There are several meal plans available to choose from -- low budget, low calorie, clean eating, quick and healthy, kid-friendly, paleo, etc. -- and you can switch between them as often as you'd like. Right now, because all I really want to eat is donuts (I blame the baby . . . this can't possibly be my fault, right?), we're trying the clean eating plan, where "The only things added or processed are convenience and efficiency."

I'm not really a "clean eating" kind of gal. I mean, I'd prefer they add some CrunchWraps and a giant pizza, and then process me up a pan of Scotcheroos and some chocolate milk, but I'm trying here. Mostly.

And so far, everything's been good.

Not, you know, homemade macaroni and cheese good but close.

We've enjoyed honey-ricotta toast with strawberries and almonds for Sunday brunch . . .

turkey bagel sandwiches with a zesty feta spread and balsamic grape salad for lunch, and a chicken peanut stir fry with a sauteed snap pea and bell pepper toss for supper that my husband gave five stars.

We've had a Mediterranean chicken and quinoa salad we both really liked and a chicken caesar pasta salad that will become a summertime staple.

This week we're trying out citrus flank steak with veggie kabobs, Greek hummus-coated chicken tenders with roasted broccoli and tomatoes, and a tuna-cucumber-tomato salad with baked pita chips.

All to be followed with a gallon of ice cream.

Ok, or at least crunchy fried ice cream or chocolate chip cookie dough sandwiches.

Yeah, I bought the dessert plan too.

What'd you expect? A miracle?!

Easter brunch menu


It's confession time: I don't like ham.

I know.

My dad's a pork producer.

Bacon put me through college.

I have many a hog to thank for where and who I am today.

But I remain undeterred: I still don't like ham.

Easter at my grandma's house made me wish for four stomachs. It was filled with appetizers and dips and creamed corn and creamy pea and lettuce salads and rolls slathered in butter and Jello layers upon Jello layers and . . . what my ten-year-old self deemed rubbery, gross, yuck ham.

Or as my sister-in-law aptly put it: "Some are fatty and taste rubbery and overly salty and you practically have to rip it out of your mouth to get a bite and then chew for 5 minutes." 

Of course, she also pointed out that it may have been the TYPE of ham my grandma served or maybe the preparation method, both valid points.

Or it may have just been me. Until recently, I didn't like steak for the same reasons. Way too much chewing for a small amount of meat, IMO.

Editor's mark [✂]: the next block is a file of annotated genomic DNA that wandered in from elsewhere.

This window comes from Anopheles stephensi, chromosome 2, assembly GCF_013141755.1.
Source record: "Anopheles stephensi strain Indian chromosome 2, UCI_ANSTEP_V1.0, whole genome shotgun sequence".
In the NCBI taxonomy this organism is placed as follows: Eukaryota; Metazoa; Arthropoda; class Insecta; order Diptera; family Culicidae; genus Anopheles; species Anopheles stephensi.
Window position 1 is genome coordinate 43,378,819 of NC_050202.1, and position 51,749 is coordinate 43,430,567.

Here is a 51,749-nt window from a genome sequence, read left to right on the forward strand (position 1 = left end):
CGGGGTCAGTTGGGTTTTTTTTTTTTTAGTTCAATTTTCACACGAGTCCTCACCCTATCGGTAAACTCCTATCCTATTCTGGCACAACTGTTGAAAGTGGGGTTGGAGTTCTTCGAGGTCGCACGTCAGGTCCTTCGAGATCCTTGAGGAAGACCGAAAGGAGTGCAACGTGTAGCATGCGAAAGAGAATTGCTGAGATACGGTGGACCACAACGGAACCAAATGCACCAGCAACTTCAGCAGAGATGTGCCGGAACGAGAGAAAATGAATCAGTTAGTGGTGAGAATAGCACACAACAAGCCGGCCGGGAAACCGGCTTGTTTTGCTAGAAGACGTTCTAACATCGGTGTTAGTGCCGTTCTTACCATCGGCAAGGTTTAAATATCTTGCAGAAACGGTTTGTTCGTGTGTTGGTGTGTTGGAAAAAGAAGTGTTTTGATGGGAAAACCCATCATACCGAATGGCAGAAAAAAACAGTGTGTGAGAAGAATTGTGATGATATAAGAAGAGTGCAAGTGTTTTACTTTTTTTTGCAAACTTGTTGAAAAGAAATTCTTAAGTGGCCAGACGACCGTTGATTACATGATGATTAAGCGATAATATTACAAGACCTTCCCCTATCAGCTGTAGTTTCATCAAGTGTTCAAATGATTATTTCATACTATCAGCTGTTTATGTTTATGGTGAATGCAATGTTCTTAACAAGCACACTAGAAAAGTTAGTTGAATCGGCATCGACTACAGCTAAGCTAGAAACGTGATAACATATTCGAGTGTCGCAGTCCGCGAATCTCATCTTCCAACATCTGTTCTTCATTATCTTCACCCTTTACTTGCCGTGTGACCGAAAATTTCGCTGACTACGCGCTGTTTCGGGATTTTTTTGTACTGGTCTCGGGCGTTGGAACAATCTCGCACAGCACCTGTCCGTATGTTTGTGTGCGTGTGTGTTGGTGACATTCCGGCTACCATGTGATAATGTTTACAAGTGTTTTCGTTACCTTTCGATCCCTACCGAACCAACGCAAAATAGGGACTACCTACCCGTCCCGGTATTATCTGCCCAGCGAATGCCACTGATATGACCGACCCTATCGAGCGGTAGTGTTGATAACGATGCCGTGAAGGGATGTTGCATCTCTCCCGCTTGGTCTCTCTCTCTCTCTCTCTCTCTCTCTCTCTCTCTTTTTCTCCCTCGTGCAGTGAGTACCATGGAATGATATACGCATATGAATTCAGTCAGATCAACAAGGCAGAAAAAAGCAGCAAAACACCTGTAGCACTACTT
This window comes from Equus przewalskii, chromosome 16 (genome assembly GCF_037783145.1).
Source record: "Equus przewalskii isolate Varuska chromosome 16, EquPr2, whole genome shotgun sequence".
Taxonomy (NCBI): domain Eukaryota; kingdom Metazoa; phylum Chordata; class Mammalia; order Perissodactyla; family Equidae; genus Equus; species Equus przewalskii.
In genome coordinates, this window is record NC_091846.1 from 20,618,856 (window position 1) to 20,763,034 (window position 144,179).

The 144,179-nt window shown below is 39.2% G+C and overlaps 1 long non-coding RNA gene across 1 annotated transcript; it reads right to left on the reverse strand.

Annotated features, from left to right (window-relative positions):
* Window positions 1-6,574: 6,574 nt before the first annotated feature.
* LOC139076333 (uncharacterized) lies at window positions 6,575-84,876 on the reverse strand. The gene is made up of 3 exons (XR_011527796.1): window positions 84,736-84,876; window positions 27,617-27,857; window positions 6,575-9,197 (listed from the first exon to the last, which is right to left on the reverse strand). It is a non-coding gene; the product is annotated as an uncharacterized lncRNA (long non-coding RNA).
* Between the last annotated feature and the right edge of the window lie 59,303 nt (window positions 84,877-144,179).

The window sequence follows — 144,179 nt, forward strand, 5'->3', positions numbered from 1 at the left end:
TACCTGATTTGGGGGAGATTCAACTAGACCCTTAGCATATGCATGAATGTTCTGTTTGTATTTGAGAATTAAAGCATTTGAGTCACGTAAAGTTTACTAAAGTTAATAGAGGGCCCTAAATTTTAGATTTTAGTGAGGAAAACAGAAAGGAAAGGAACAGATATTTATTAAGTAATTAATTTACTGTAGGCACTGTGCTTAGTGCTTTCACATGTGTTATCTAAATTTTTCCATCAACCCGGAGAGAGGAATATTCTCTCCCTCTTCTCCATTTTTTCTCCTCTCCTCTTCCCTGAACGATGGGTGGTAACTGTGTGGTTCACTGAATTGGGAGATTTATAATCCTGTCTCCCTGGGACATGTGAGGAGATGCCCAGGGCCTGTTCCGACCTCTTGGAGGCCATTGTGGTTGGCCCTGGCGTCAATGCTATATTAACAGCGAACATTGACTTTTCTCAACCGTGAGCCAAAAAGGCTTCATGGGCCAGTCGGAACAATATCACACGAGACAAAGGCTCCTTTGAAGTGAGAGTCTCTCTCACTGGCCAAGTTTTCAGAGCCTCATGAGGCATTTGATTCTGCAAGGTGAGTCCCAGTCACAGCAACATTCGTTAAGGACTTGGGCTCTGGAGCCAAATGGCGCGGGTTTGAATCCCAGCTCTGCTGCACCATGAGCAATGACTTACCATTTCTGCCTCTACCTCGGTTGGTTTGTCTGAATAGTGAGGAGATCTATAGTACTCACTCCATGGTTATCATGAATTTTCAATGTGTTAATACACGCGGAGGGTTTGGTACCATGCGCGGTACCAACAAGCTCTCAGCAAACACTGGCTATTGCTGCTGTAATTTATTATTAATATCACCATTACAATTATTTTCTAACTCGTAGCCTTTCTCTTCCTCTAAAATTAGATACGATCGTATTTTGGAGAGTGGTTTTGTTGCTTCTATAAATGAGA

Ok, it's definitely me. 

So until I master the art of the ham, we're going an Easter brunch route this year instead: cheesy baked grits, peppered bacon, brown sugar pecan coffee cake, fruit and granola pizza, and a dish filled with sausage and cheese and eggs, which I may or may not share with anyone else in attendance. For starters.

And a dear friend who is joining us has graciously offered to bring a double chocolate trifle, and now I basically just want to skip lunch and go straight to dessert.

Also . . . mimosas. Not for me, regrettably, but for our guests.

So now that that's out of the way, help a girl out. What are your ham recommendations? What are your go-to recipes? How do you guarantee it won't be like eating a rubber chicken for Easter lunch?

And if you're in a sharing mood, what's on your Easter menu?

I'm curious and all ears!

{But for the record, I still don't like ham.}

P.S. Sorry, Dad.

What do cows eat?

If you ask our toddler, she claims cows eat Goldfish. If you ask people who haven't been around livestock, they think cows just eat "grass." If you ask a cow what she'd like to eat, she probably ask why you gave a mouse a cookie and a moose a muffin and didn't give her any baked goods. 


Two things: 

(1) Each day, one of the guys at the dairy has the job of mixing rations for different groups of cows. The ration is routinely tweaked by the dairy's nutritionist, who increases or decreases ingredients based on the cows' health, nutritional needs, and production. 

(2) The ration is mixed in a giant mixer that holds tons of feed. Literally. Tons. Think of it like a Kitchen Aid mixer the size of your kitchen, and instead of teaspoons, you're measuring in pounds. Hundreds of pounds, to be exact.

Don't worry. We're not finished debunking all your bovine myths. There's still more!

So, what do cows eat?


When the guys get ready to mix the ration for the day, they are combining several ingredients, none of which, sadly, include Goldfish.